Legality prides itself as being the first virtual law firm in the UK, having set up in business some five years ago now. So it seems fitting that it should be providing advice to those businesses looking to set up shop in the daddy of virtual worlds, Second Life.
Now I appreciate that this is still something of a shady area when it comes to law, no matter where you are on the planet. After all, there have already been reports of law enforcement agencies in Europe investigating such apparently absurd situations as an avatar being raped by another avatar, and even underage avatars being pimped for sex with other avatars. I use the word 'situations' rather than crime because it is far from clear that any crime has been committed in either case. An unpleasant activity, no doubt about that whichever of the two things you are looking at, but criminal? I suspect that one day we will get to the point where avatars do have rights, both moral and under the eyes of the law. But for now, that isn't the case. Well beyond the possible legal argument that as you agent, something that harms your avatar might be said to harm you, in which case there might be a case.
It's a long shot though.
There seems little doubt that when it comes to the virtual world we will see laws develop over time, as circumstances dictate. This is the natural way of things, and even in the hyper-accelerated world of IT development it has to be said that 'slowly slowly catchee monkey' would appear to be the most prudent approach to law creation within the virtual sphere. Rush in with knee jerk legislation and, well, the result is as obvious as it is unworkable.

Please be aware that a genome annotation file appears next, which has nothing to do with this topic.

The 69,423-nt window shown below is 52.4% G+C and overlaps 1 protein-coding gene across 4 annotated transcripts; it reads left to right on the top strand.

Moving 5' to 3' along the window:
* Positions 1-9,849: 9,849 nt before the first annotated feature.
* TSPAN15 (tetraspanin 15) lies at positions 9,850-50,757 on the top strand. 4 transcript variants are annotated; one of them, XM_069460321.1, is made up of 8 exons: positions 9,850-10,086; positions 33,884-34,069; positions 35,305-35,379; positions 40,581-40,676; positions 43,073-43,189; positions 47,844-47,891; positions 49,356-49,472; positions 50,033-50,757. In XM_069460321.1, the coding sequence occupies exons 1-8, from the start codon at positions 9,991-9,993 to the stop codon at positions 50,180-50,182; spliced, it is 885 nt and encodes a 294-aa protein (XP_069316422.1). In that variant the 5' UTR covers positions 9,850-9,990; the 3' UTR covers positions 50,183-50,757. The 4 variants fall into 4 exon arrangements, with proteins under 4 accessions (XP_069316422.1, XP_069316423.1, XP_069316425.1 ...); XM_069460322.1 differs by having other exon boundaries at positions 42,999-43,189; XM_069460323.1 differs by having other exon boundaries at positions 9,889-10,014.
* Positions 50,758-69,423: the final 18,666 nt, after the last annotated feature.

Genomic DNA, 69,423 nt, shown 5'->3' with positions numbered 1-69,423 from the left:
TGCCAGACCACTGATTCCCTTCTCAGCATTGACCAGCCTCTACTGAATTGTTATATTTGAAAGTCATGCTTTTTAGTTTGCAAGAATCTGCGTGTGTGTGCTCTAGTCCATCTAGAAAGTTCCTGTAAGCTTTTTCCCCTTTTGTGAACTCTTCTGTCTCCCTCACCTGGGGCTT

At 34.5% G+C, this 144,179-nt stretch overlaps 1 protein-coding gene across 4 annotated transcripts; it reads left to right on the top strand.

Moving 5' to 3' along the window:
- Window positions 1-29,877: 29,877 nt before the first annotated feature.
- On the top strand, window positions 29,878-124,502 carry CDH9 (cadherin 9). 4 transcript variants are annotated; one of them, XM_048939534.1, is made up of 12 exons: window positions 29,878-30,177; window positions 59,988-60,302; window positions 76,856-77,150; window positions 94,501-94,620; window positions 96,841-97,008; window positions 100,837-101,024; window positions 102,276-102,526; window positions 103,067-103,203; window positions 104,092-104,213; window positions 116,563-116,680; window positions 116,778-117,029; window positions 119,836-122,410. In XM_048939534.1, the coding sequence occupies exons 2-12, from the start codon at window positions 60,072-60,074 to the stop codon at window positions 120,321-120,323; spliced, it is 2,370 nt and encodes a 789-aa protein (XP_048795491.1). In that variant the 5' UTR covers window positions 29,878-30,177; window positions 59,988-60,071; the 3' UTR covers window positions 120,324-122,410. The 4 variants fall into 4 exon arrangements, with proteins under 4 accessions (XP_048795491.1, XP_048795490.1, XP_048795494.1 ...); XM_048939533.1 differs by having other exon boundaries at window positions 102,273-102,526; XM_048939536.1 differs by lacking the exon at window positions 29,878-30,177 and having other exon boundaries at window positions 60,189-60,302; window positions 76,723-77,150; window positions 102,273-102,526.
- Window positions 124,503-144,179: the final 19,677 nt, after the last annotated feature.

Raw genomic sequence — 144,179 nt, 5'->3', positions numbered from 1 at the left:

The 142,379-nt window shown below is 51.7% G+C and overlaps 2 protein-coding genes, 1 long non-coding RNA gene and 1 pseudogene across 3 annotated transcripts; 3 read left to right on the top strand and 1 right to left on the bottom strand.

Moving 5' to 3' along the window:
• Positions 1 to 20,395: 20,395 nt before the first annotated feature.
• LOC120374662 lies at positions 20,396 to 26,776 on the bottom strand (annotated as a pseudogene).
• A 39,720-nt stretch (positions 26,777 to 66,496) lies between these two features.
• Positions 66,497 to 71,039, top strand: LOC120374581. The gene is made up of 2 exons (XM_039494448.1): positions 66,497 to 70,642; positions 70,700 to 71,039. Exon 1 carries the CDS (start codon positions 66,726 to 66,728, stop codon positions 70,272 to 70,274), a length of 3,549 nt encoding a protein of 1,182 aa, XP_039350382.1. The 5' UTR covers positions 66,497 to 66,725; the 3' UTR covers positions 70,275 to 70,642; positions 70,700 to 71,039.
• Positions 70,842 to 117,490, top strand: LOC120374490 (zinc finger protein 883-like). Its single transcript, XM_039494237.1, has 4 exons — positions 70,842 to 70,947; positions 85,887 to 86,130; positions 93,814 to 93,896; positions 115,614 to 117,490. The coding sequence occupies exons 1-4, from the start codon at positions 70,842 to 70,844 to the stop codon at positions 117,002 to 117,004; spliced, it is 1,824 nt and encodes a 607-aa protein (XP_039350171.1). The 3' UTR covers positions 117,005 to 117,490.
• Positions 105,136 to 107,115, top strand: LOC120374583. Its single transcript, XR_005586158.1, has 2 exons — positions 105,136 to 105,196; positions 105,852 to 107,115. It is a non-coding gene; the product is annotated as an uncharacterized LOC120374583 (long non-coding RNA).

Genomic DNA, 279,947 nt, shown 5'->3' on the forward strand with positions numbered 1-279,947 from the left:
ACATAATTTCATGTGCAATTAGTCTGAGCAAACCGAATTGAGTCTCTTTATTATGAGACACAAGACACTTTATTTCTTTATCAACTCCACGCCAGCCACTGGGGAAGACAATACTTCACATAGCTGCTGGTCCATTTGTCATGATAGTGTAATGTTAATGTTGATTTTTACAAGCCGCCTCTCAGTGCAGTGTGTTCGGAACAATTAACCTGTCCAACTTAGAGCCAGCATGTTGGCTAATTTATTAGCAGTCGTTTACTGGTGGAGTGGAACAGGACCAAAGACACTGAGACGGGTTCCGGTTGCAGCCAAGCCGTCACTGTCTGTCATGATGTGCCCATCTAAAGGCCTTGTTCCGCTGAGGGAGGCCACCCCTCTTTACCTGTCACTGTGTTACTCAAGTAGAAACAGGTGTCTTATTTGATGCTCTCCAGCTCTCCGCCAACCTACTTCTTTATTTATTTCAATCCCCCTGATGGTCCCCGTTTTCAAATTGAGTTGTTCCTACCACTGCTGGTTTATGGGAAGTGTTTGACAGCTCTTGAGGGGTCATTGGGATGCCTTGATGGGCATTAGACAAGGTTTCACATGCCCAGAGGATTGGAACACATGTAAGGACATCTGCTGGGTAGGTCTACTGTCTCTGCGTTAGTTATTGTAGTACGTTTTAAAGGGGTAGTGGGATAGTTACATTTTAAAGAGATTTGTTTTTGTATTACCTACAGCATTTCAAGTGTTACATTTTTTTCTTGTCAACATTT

However, are things any more clear cut when it comes to business law? Is there a clear correlation between setting up shop in the mall and doing the same in Second Life? Legality has been helping with one such development, the creation of Mancunia within Second Life. This works to recreate a famous part of Manchester, England within the virtual world and is the brainchild of UK advertising agency BJL Group Limited.
Mancunia replicates the Deansgate area of Manchester centred around the mile-long road running through the city centre. The BJL office in Mancunia provides a creative thinking space where individuals can share their innovative ideas.
Legality advised BJL how to protect their investment in Mancunia, and how to safeguard the intellectual property rights of BJL's clients wishing to advertise and establish a presence in Second Life. Mark Roberts, managing director of Legality, told DaniWeb: "real-world participants in virtual worlds want to know how to protect their business from a range of legal pitfalls - from copyright infringement to liability for statements made by employees online."
But this then raises another interesting question: how many lawyers actually know what Second Life is, let alone the legal implications of doing business there? Sounds like the perfect chance for our legal friends to climb the virtual learning curve on the client dollar to me.